Staffing levels contributed to drug errors at a hospital which had one of its maternity wards open for just three weeks in 2021, a report found.
Milton Keynes University Hospital (MKUH) reviewed 21 errors in an antibiotic given to newborn babies from August 2020 to October 2021.
The review, seen by the BBC, found “the main causal contributory factor was staffing” and the complexity of cases.
The hospital has apologised for the errors.
Medical director Dr Ian Reckless said: “It is important to note than none of these errors resulted in any harm being caused, but were no doubt upsetting and concerning for the parents and families involved and I would like to sincerely apologise for the errors and the distress they caused.”
The antibiotic gentamicin can be used to treat the potentially life-threatening infection sepsis, according to the Royal College of Obstetricians and Gynaecologists (RCOG).
The BBC obtained an internal MKUH “thematic review” of intravenous (IV) gentamicin errors through the Freedom of Information Act.
The hospital has two maternity wards – wards nine and 10 – and while the expected staffing on the former was four midwives, on average there were only 2.5.
The expected staffing on ward 10 was two midwives, but on average there were none.
The review said: “Covid has significantly affected the staffing levels within the maternity unit in 2020-21, with staff shielding, isolating, sickness and maternity leave.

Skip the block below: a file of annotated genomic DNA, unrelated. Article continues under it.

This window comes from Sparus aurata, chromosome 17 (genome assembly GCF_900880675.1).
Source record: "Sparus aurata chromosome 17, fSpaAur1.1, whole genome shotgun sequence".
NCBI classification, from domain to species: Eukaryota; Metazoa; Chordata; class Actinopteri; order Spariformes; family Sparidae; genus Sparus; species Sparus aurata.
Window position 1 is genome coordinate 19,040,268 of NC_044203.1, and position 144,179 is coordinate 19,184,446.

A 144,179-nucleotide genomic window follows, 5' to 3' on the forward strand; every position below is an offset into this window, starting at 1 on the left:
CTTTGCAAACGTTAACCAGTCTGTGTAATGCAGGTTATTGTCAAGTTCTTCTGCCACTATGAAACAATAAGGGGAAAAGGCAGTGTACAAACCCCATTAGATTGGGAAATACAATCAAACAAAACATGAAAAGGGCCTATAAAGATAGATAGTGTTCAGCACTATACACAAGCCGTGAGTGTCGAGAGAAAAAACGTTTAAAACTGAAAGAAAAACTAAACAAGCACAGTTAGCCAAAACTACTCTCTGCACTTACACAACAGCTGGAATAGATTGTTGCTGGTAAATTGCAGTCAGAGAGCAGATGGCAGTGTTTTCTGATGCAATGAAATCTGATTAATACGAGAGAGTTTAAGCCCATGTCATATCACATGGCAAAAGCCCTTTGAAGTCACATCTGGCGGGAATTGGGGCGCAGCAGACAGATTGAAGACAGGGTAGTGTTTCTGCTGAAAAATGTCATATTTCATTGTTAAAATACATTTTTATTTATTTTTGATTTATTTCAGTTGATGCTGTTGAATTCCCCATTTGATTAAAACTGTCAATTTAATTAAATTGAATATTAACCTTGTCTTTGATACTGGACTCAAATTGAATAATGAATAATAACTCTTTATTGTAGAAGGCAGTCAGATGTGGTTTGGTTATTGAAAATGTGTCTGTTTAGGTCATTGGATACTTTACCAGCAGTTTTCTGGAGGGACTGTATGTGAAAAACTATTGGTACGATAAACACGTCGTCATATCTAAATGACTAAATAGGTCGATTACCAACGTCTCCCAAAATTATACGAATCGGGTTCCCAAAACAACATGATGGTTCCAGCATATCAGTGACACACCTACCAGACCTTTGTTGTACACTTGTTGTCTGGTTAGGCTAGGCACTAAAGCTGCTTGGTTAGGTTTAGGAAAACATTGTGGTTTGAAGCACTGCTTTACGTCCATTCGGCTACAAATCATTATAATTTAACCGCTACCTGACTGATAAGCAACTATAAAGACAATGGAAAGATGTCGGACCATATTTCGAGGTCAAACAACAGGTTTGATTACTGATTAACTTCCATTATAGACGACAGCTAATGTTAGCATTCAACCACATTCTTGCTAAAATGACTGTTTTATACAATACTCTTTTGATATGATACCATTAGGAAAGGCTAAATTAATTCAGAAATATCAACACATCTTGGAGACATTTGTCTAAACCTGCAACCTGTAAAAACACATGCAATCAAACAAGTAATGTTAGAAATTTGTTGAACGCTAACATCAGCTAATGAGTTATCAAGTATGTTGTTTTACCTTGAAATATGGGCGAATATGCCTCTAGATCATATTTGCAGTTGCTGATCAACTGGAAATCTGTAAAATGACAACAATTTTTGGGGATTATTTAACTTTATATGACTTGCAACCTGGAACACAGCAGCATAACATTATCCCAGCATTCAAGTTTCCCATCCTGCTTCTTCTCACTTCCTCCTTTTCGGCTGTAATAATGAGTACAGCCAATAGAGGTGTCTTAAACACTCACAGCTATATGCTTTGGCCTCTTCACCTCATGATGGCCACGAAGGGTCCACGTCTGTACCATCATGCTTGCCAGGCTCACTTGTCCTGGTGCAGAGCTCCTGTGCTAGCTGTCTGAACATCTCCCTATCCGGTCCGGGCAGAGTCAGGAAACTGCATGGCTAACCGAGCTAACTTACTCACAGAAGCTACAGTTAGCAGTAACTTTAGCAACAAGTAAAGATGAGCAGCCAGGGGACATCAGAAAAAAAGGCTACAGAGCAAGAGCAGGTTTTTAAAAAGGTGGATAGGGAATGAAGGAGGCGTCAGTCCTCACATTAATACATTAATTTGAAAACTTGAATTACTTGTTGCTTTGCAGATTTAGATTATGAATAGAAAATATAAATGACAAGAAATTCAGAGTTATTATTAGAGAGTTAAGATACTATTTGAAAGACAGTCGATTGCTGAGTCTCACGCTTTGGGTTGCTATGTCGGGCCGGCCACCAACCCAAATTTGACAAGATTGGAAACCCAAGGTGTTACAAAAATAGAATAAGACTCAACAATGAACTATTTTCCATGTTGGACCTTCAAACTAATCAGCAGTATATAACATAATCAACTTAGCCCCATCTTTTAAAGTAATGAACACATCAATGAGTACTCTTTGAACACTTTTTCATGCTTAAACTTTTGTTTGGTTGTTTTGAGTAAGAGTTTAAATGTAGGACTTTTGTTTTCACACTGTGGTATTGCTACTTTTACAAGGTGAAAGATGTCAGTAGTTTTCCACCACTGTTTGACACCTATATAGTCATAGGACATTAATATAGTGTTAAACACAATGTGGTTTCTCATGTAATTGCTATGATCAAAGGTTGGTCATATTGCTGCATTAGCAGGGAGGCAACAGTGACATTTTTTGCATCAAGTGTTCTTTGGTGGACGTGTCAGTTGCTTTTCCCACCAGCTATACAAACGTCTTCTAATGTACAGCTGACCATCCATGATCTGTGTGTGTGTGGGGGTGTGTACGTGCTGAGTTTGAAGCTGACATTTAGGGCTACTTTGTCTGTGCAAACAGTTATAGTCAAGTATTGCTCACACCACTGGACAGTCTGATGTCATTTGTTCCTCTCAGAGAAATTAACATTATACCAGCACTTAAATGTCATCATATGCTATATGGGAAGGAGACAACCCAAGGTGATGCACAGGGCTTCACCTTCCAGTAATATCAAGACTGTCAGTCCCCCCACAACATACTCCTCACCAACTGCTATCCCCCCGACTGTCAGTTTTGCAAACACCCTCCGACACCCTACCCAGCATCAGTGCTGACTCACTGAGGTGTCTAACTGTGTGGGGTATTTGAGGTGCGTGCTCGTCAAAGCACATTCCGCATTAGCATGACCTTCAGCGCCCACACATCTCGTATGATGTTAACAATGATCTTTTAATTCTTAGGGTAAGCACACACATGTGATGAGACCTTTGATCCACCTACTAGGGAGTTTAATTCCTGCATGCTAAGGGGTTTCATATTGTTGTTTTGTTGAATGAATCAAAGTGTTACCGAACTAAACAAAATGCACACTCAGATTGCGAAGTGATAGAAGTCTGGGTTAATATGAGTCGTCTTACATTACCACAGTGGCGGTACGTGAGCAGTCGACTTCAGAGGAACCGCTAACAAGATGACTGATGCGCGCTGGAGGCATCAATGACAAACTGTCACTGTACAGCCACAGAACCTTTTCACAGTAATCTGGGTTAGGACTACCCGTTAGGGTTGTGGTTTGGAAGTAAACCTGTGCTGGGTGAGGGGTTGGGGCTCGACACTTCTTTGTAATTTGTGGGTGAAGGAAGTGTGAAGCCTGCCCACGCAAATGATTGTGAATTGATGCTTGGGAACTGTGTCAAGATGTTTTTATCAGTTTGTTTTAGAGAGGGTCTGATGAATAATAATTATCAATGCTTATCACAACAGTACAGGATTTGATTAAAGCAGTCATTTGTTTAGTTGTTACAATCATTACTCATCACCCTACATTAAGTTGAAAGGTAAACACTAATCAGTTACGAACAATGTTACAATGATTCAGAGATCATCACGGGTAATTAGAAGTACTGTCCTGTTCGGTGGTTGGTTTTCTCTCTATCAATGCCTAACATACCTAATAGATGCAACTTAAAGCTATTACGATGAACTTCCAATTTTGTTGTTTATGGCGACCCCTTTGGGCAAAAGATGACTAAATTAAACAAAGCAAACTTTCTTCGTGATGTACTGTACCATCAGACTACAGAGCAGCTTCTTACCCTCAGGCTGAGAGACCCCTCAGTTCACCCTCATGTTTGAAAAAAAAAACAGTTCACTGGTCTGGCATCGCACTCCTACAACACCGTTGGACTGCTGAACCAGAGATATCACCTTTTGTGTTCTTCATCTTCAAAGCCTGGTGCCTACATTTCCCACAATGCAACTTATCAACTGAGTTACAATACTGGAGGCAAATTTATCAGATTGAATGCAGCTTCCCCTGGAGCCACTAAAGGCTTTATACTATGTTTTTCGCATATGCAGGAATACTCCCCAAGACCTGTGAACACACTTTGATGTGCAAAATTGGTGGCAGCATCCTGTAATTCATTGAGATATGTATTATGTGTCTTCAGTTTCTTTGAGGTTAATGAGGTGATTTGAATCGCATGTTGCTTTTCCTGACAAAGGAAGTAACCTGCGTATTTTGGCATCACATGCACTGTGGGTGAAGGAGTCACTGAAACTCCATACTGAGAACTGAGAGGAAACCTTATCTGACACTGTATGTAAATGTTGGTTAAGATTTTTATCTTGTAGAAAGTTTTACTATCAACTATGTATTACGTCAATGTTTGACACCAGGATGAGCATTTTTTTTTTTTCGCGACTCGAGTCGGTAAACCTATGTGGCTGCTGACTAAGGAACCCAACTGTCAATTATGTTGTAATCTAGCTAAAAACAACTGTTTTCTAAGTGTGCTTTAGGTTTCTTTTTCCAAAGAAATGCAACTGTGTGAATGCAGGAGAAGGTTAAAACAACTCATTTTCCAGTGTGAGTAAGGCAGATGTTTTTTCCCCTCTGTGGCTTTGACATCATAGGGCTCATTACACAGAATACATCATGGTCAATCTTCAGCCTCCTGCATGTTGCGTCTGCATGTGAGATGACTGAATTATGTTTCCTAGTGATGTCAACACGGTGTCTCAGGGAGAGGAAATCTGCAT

“The wards have been affected and ward 10 has been open for three weeks only in 2021 due to insufficient staffing.”
The hospital said following a “reorganisation”, ward 10 was now predominantly used to support increased capacity when maternity services are very busy.
The review also detailed “process issues” with Gentamicin, including a lack of “alerts or ‘barriers’ to stop staff doing the wrong thing” and a laptop in the intravenous preparation room “that overheats and doesn’t always work”.
The investigator concluded “the main causal contributory factor [to the gentamicin errors] was staffing and acuity and this is impacted by the process issues identified”.
“There were 16 different recommendation/actions taken to reduce the baby IV incidents, however, the number of reported remains consistent each month which demonstrates the causal contributory factors or action plans were not effective enough to mitigating the risk,” the report found.
Dr Reckless said: “Staffing challenges in maternity services are an issue currently being faced in the NHS across the country.
“Acuity – referring to the complexity of obstetric care which is required for each person admitted to the ward – was further identified as a contributory factor in the review.
“During the period the review encompassed, we saw an increasing number of women and families in maternity services who required complex care packages.
“This complexity increases the amount of clinical support required to keep those patients safe.
“Patient safety is, and will always remain, paramount to everything that we do and following the findings in the review, we have taken extensive action to minimise the risk of similar incidents happening again.”
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